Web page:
I almost can’t believe I am writing this in an airplane as I return from Hawaii! I have just attended the annual meetings of the Society of American Florists and of the Professional Floral Communicators International in Maui. I am quite active in both groups.
At that time, I was doing green plant and business seminars for FTD. And each January, I worked for a week on a different island. The schedule was great. We began each morning with a working breakfast and then a work morning and a speaker after lunch. From 2 p.m. on it was free time and time for some preparation for the next day. Of all the islands I most enjoyed Maui, so it was really good to get back.
But this is about the flowers, not about me. To say the least, they were beautiful and they were exotic. I never saw a petunia or a marigold or a zinnia. I am sure that they are there, mostly in private gardens. The parks and the hotels and public places were filled with birds of paradise, plumeria (also sometimes called frangipani) and anthuriums, that beautiful, red, heart-shaped flower. I have had the opportunity to visit a commercial anthurium grower. He had acres of plants, all growing in beds below a netting that created 60-percent shade. The sun does get pretty bright, day after day, and this plant grows best in high humidity and needs protection from sun and wind. While the one we most see is red, this plant has been bred by horticulturists and comes in nearly every color on the rainbow.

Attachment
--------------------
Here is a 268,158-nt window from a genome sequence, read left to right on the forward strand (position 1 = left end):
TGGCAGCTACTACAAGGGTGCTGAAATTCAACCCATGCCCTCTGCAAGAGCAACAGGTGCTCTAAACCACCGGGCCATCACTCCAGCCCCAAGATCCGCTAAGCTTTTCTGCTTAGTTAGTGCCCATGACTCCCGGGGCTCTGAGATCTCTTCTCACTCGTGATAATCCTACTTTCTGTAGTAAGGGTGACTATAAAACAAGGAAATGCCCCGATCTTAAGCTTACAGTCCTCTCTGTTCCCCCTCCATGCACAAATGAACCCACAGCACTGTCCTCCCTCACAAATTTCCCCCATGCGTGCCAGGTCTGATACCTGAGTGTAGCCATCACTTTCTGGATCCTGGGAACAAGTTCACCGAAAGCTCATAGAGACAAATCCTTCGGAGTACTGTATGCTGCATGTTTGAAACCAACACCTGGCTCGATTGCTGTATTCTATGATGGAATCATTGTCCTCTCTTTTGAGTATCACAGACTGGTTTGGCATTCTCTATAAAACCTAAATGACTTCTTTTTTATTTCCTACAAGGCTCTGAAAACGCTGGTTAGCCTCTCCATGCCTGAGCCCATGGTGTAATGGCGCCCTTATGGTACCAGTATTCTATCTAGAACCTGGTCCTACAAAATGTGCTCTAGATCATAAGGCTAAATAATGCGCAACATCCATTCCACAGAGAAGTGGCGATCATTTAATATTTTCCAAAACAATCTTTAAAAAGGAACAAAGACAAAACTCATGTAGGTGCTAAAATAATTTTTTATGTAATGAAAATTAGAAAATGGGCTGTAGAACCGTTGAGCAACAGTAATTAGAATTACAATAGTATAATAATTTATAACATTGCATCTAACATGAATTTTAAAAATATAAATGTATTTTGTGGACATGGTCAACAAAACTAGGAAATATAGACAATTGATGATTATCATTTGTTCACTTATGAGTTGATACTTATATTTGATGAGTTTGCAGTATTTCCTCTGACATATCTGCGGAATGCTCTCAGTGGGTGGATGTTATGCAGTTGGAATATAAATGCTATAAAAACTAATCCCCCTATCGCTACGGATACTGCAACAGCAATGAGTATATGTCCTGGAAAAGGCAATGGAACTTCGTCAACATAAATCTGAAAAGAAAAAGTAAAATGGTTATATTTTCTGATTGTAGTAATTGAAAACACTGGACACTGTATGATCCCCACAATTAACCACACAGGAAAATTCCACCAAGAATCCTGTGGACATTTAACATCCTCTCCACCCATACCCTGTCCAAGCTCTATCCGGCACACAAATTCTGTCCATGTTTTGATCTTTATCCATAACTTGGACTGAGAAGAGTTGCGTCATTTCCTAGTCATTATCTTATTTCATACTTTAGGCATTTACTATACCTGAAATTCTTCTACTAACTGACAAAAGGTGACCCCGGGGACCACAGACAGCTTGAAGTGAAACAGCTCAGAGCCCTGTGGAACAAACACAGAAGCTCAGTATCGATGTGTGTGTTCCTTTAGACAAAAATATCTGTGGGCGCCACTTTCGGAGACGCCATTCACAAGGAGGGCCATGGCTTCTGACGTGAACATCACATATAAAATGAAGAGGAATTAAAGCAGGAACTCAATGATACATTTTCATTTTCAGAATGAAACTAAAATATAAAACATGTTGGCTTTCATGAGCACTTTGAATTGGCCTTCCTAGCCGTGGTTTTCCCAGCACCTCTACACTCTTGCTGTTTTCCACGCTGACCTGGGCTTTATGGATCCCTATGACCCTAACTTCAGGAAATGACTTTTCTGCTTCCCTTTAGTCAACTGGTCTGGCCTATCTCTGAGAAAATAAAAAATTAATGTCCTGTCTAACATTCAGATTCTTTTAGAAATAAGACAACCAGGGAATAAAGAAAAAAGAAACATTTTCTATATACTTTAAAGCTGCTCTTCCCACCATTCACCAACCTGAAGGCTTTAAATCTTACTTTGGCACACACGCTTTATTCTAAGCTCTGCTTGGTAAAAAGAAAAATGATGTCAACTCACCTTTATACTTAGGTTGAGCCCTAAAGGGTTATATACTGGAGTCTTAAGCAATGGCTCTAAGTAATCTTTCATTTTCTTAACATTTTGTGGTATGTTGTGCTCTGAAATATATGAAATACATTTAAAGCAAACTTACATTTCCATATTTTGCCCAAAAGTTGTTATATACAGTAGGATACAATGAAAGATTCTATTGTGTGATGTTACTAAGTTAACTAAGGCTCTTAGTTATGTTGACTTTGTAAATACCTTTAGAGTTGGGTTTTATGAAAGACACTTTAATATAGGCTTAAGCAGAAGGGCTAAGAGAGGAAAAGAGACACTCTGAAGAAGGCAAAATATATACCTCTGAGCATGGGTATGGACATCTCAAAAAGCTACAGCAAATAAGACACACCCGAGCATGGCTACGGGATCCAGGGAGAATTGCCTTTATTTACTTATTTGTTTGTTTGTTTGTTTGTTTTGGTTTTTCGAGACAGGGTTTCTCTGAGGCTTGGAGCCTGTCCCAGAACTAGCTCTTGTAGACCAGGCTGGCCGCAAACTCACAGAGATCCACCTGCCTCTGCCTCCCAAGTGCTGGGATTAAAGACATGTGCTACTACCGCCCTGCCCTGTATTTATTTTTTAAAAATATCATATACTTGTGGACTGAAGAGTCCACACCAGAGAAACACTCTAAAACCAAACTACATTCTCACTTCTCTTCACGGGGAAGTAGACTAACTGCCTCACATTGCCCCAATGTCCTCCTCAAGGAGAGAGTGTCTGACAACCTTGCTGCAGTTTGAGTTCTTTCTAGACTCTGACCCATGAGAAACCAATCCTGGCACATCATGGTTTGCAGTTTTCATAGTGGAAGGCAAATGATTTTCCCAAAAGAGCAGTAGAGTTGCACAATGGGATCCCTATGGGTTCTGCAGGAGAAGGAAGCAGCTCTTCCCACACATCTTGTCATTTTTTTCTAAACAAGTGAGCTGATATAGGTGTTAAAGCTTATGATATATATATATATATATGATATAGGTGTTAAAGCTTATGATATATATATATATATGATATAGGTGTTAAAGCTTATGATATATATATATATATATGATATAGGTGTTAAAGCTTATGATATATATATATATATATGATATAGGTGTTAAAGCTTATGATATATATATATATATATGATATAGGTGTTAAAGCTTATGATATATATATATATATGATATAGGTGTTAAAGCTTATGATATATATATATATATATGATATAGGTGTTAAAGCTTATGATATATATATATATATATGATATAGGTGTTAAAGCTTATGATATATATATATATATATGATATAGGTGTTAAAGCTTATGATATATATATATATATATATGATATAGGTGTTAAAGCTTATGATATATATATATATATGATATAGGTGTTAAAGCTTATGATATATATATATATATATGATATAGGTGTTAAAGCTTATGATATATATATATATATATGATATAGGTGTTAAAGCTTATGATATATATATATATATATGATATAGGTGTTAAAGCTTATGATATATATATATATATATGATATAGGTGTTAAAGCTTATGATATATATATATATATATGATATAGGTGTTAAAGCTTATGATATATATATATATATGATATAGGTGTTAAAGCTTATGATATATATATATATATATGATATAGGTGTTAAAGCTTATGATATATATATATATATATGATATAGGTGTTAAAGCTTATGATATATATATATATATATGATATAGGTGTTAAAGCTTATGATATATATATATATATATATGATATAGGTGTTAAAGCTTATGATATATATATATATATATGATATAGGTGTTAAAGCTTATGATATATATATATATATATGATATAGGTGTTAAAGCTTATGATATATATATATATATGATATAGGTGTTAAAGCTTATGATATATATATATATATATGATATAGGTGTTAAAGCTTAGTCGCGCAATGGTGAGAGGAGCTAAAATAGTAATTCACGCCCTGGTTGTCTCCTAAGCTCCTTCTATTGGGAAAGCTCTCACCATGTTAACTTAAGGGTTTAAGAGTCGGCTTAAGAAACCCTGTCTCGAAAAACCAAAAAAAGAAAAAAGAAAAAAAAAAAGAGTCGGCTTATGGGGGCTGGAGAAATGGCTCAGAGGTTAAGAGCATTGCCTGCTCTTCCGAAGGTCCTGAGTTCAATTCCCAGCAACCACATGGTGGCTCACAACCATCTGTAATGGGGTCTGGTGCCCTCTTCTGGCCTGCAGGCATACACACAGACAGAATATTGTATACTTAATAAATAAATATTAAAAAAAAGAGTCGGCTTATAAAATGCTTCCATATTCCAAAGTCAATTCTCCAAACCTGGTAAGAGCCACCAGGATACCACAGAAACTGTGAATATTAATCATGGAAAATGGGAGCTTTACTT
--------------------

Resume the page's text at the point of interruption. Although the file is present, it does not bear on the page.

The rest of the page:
Probably the most recognizable Hawaiian flower for most of us is the bird of paradise. It is sometimes called by its botanical name, strelizia, or its British name, the cranesbill flower. Whatever you call it, I think that it is one of our most spectacular flowers. It is a native of South Africa, but has naturalized itself in Belize, Jamaica and Mexico, and is grown in many warmer climates with plenty of rain like Florida and California. And if you have a lot of patience to get it established and growing, it makes a great houseplant. It needs good light and a lot of water, though it does not like sitting in it.
The plant has large leaves at the end of strong stems that rise from the roots. The plant can get up to 6 feet tall. The flower itself stands above the leaves on tall stalks and is quite unique. The hard, beak-like sheath from which the flowers arise is perpendicular to the stalk. It is called the spathe. The flowers come out of the spathe one at a time over several days. There are several elements to the flower. First there are three bright orange sepals, and they are followed by three purple petals. When in full bloom this flower does indeed look like a beautiful tropical bird in flight.
While they are not native to Hawaii, passion flowers are everywhere. Mostly, they are seen climbing sides of homes and fences dividing properties. The vines are lush and, while not covered with blooms, there are plenty of them. Two of the varieties produce edible fruit — we see that in Wegmans from time to time. While the fruits are not eaten out of hand, they are squeezed, producing a liquid to flavor many juices and desserts.
One evening I was strolling through the hotel gardens and followed a wonderful floral aroma. Before too long, I came up on a long fence that was just covered with large, each nearly a foot across, white flowers. They brought back a lot of memories. Many years ago, Dr. Stanley Cooke, a local physician and a great gardener, gave me some plants of the night blooming cereus. Within a couple of years, they covered the whole back end of a greenhouse and, in late summer, when they were covered with flowers, you could smell them all over the neighborhood. The buds opened about midnight and died in the morning. Just like they do in Hawaii.